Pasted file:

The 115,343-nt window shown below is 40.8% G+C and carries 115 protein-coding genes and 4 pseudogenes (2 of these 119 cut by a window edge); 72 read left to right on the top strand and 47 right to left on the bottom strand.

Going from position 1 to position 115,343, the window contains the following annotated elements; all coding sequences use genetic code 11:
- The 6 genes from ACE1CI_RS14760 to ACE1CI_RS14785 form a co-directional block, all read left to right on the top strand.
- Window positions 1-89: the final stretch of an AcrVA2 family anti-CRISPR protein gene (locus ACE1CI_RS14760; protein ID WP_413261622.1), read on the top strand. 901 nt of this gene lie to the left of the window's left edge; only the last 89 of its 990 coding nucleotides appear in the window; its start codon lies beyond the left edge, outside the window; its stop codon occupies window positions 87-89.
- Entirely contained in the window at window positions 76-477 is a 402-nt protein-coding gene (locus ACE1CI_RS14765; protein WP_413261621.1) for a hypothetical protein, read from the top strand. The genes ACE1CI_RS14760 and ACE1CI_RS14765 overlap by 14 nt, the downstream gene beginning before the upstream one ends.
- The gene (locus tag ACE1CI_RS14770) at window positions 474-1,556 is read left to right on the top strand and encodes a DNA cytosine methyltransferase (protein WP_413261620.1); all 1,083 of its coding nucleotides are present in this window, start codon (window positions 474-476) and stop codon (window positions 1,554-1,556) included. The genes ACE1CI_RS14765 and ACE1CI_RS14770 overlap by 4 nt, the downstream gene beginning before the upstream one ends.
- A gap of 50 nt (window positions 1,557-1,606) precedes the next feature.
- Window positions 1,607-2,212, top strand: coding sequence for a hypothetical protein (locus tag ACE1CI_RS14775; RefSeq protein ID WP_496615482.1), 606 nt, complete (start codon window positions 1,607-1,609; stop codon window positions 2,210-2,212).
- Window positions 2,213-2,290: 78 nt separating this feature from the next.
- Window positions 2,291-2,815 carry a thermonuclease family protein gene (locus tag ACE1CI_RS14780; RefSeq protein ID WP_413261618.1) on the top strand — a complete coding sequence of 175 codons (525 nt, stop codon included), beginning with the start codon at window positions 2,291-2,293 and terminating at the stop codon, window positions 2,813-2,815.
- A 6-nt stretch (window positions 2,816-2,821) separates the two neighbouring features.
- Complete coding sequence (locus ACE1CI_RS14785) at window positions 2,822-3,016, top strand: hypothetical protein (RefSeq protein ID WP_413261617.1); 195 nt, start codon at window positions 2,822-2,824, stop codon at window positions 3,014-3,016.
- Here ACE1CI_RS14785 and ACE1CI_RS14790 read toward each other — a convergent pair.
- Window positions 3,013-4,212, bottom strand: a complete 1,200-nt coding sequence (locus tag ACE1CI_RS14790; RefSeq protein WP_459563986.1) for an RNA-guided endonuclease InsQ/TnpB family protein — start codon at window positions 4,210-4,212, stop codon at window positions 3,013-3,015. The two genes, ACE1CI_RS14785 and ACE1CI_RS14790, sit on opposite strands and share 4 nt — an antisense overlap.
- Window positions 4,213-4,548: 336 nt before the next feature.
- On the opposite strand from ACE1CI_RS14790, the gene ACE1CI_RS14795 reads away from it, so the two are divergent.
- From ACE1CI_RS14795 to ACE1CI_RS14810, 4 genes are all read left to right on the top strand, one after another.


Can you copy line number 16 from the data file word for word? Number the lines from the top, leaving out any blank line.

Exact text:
- On the opposite strand from ACE1CI_RS14790, the gene ACE1CI_RS14795 reads away from it, so the two are divergent.